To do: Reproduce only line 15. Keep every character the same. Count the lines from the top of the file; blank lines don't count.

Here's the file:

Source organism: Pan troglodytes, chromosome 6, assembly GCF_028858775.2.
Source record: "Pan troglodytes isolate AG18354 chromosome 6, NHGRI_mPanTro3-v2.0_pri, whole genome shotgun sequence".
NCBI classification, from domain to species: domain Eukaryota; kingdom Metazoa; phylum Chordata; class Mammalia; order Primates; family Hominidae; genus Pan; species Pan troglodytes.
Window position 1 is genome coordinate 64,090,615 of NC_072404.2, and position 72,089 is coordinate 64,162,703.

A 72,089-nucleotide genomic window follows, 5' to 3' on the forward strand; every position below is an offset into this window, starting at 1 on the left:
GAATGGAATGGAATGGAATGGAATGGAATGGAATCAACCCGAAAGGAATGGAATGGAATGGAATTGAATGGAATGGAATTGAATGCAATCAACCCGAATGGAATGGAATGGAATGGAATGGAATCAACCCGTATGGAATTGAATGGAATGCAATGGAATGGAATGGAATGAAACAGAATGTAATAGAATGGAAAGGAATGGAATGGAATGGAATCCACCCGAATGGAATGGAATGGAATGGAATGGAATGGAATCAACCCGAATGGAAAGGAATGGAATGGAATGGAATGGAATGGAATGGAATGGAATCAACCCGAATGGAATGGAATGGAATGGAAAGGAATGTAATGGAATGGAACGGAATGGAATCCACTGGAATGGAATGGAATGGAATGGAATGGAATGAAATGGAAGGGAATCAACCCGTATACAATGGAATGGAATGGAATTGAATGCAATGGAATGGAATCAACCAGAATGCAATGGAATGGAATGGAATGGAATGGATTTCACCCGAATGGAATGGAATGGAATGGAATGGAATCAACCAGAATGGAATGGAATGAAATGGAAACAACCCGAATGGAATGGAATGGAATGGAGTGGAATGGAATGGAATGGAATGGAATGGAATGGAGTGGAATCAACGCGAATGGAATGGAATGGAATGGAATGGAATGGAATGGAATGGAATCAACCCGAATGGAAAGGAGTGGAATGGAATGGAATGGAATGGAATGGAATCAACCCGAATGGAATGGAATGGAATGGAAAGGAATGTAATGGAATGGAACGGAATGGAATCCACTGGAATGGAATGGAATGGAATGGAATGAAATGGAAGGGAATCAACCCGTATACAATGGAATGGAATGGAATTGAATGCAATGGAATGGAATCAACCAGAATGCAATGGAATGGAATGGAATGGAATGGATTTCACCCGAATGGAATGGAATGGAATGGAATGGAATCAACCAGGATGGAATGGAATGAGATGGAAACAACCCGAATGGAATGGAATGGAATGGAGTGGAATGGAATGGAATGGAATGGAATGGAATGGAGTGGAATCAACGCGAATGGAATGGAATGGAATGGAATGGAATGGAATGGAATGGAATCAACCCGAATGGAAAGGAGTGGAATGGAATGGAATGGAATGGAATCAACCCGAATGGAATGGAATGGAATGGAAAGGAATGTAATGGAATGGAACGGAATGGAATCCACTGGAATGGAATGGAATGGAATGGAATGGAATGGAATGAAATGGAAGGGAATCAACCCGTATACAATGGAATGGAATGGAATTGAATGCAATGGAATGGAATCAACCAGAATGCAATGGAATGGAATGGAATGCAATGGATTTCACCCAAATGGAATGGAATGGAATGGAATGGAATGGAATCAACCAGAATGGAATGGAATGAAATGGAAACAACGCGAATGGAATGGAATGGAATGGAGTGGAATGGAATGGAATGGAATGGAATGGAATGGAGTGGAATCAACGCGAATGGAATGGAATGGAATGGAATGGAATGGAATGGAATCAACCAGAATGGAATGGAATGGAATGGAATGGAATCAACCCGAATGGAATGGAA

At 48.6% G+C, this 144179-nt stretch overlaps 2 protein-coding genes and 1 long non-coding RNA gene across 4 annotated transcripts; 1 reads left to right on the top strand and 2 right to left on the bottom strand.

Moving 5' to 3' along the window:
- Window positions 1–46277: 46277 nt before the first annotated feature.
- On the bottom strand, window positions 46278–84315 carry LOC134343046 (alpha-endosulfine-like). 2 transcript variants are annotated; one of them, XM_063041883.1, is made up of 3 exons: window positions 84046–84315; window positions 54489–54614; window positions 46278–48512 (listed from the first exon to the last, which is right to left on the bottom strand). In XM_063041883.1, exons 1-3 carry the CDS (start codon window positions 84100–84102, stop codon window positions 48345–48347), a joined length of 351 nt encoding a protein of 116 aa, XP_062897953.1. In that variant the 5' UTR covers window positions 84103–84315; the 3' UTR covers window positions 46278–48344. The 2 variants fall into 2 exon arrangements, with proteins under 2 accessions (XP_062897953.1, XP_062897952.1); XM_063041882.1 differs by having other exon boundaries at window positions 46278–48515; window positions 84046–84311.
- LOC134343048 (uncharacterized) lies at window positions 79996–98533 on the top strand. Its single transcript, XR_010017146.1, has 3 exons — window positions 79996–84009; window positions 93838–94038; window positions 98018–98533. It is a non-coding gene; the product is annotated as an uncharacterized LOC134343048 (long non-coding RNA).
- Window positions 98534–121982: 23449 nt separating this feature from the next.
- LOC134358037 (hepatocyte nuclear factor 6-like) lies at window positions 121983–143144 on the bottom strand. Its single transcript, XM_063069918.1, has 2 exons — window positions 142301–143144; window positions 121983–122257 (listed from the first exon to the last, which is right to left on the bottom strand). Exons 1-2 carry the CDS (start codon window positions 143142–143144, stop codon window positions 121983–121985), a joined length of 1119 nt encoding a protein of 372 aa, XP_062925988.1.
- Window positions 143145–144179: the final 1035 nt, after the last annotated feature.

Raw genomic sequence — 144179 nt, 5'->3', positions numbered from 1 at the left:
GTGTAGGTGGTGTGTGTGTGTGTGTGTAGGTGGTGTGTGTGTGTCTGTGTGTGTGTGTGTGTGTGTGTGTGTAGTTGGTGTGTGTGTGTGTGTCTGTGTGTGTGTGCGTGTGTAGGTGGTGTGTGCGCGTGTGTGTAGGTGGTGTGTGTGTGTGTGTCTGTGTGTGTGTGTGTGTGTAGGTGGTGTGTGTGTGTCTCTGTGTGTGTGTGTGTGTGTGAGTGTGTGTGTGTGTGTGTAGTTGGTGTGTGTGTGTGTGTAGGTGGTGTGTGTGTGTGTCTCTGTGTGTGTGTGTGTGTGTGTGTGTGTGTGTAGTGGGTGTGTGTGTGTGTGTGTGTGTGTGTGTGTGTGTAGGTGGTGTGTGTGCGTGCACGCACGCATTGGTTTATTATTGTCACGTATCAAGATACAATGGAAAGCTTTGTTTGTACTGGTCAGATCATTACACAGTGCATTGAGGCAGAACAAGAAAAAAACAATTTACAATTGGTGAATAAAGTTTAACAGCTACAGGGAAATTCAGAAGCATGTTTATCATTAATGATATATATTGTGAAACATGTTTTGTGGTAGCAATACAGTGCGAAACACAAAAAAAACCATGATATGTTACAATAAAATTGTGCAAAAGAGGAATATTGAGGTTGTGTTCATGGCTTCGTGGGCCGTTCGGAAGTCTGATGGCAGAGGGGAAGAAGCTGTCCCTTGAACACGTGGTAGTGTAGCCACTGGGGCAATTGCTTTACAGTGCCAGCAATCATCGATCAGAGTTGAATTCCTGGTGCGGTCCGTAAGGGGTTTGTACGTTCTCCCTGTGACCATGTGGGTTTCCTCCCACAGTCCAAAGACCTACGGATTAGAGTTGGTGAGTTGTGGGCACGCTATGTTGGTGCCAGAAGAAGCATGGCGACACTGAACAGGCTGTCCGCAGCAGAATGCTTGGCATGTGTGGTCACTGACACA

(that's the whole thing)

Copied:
Raw genomic sequence — 144179 nt, 5'->3', positions numbered from 1 at the left: